Millions more trees on way to being planted

The federal government's lofty goal of having two billion new trees planted across the country over the next seven years appears to be starting to gain ground. A Natural Resources Canada spokeswoman said this week that as of March this year, its tree-planting initiative has "agreements committed or under negotiation to plant over 553 million trees, meaning our goal of two billion trees is now over 25 per cent funded." As of last summer, more than 110 million tree seedlings, or five per cent of the total target, had been put into the ground, the spokeswoman said. Local efforts also continue, including Lakehead Region Conservation Authority's annual seedlings-planting program, which kicked off earlier this spring. The conservation authority's program has resulted in more than 159,000 seedlings being put into the ground across the agency's watershed since it was started in 2009. White spruce, black spruce or jack pine seedlings used in this year's version of the conservation authority's program come from Kevin Vanduyn's Murillo-based greenhouse. According to a U.S. Forest Service backgrounder, "in one year a mature tree will absorb more than 48 pounds of carbon dioxide from the atmosphere and release oxygen in exchange." Oxygen is released into the air from trees as a byproduct of photosynthesis. "I am literally creating little generators of oxygen," Vanduyn remarked in an earlier interview.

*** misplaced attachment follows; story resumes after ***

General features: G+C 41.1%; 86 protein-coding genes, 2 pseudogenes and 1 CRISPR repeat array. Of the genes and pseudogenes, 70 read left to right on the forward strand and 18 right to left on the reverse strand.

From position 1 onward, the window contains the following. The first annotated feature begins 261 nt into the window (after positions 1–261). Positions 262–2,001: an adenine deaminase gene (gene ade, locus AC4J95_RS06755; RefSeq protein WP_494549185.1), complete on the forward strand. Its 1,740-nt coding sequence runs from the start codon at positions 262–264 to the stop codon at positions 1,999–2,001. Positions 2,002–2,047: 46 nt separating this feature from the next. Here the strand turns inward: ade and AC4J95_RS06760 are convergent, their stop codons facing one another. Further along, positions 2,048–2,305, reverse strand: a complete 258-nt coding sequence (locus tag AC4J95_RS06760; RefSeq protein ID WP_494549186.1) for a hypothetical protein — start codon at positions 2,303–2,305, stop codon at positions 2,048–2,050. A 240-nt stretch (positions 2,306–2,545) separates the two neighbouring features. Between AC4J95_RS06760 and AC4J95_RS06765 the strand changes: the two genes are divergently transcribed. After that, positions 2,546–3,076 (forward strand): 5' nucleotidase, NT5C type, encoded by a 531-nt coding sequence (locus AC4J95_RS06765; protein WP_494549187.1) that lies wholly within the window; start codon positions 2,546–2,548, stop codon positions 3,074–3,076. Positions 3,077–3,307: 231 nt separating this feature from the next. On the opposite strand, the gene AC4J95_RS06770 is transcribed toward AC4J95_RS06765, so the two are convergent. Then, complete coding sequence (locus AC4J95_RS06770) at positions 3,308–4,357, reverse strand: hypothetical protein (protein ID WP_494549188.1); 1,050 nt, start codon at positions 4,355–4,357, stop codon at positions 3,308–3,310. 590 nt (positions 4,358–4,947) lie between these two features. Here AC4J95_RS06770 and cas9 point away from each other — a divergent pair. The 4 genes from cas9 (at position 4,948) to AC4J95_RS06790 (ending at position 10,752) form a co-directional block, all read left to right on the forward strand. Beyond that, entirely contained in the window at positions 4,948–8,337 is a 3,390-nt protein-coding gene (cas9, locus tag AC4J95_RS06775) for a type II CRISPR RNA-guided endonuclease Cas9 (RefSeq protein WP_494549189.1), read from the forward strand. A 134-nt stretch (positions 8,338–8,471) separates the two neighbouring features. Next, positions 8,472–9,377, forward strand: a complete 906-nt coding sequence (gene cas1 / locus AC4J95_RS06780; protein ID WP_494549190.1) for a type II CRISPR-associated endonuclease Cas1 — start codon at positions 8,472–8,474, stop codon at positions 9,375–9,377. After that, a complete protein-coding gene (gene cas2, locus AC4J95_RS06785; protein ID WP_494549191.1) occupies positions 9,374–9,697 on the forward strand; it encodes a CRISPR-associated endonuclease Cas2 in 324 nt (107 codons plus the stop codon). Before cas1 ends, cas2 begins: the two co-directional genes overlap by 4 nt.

Carl Clutchey, Local Journalism Initiative reporter, The Chronicle-Journal